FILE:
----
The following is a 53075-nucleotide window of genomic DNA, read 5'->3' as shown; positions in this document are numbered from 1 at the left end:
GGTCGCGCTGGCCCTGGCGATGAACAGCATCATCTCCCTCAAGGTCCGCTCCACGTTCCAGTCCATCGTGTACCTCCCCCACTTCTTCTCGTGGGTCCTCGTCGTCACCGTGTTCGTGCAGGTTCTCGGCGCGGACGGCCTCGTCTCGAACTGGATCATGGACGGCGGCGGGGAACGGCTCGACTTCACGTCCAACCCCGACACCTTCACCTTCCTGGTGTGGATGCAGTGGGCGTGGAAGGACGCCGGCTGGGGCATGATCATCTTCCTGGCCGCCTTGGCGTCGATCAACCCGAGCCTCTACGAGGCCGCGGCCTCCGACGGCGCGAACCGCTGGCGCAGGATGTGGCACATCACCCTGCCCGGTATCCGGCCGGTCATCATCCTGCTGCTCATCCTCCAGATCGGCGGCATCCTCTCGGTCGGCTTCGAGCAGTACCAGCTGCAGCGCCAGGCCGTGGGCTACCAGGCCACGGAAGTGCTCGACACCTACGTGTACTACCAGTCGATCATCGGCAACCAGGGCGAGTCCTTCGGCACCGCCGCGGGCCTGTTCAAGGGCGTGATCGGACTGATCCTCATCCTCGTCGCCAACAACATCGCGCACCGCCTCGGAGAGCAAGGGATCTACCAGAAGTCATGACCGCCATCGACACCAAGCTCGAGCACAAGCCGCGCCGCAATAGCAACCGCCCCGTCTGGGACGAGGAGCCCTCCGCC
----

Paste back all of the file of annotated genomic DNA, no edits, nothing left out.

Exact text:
The following is a 53075-nucleotide window of genomic DNA, read 5'->3' as shown; positions in this document are numbered from 1 at the left end:
GGTCGCGCTGGCCCTGGCGATGAACAGCATCATCTCCCTCAAGGTCCGCTCCACGTTCCAGTCCATCGTGTACCTCCCCCACTTCTTCTCGTGGGTCCTCGTCGTCACCGTGTTCGTGCAGGTTCTCGGCGCGGACGGCCTCGTCTCGAACTGGATCATGGACGGCGGCGGGGAACGGCTCGACTTCACGTCCAACCCCGACACCTTCACCTTCCTGGTGTGGATGCAGTGGGCGTGGAAGGACGCCGGCTGGGGCATGATCATCTTCCTGGCCGCCTTGGCGTCGATCAACCCGAGCCTCTACGAGGCCGCGGCCTCCGACGGCGCGAACCGCTGGCGCAGGATGTGGCACATCACCCTGCCCGGTATCCGGCCGGTCATCATCCTGCTGCTCATCCTCCAGATCGGCGGCATCCTCTCGGTCGGCTTCGAGCAGTACCAGCTGCAGCGCCAGGCCGTGGGCTACCAGGCCACGGAAGTGCTCGACACCTACGTGTACTACCAGTCGATCATCGGCAACCAGGGCGAGTCCTTCGGCACCGCCGCGGGCCTGTTCAAGGGCGTGATCGGACTGATCCTCATCCTCGTCGCCAACAACATCGCGCACCGCCTCGGAGAGCAAGGGATCTACCAGAAGTCATGACCGCCATCGACACCAAGCTCGAGCACAAGCCGCGCCGCAATAGCAACCGCCCCGTCTGGGACGAGGAGCCCTCCGCC